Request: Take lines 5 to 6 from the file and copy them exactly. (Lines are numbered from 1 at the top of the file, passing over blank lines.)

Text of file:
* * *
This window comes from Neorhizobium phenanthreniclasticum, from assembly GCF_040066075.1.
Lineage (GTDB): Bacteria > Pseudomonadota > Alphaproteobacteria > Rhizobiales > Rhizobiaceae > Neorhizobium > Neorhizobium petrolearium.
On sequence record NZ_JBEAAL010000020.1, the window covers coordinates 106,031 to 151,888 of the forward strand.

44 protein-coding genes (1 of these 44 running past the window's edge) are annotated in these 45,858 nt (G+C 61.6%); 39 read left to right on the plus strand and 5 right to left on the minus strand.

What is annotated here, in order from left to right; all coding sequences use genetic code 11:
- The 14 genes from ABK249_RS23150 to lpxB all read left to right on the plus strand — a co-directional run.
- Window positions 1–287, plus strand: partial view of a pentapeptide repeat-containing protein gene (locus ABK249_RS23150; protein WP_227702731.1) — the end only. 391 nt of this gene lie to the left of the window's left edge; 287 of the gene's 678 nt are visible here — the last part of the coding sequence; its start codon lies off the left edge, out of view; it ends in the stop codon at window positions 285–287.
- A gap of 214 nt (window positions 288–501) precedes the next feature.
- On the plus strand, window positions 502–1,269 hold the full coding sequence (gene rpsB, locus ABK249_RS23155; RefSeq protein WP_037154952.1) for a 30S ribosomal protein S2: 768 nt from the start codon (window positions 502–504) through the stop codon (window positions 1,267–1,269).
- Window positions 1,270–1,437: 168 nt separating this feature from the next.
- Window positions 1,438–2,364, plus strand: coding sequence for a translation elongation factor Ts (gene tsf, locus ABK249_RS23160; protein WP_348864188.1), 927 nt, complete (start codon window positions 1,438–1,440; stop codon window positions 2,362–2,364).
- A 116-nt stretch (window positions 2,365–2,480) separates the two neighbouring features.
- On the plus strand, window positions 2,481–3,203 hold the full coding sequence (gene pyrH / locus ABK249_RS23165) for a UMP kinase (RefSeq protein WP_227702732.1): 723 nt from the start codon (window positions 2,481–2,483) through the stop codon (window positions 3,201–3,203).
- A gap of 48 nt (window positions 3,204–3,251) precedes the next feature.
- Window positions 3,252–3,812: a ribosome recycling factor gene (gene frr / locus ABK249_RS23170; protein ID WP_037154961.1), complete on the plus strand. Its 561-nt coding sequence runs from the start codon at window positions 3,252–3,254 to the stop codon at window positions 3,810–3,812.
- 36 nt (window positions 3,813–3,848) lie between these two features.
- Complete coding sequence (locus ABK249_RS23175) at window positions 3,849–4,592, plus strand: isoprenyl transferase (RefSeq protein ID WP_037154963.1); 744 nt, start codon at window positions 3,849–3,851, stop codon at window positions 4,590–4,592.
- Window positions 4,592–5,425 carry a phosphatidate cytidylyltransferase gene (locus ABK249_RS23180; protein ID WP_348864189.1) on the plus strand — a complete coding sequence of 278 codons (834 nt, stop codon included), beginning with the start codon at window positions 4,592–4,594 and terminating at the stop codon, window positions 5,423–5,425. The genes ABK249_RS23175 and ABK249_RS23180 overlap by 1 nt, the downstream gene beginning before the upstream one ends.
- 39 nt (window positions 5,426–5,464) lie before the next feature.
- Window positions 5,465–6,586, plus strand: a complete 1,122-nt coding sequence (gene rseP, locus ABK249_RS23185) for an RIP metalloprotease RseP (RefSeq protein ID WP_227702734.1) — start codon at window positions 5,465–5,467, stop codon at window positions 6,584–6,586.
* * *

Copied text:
What is annotated here, in order from left to right; all coding sequences use genetic code 11:
- The 14 genes from ABK249_RS23150 to lpxB all read left to right on the plus strand — a co-directional run.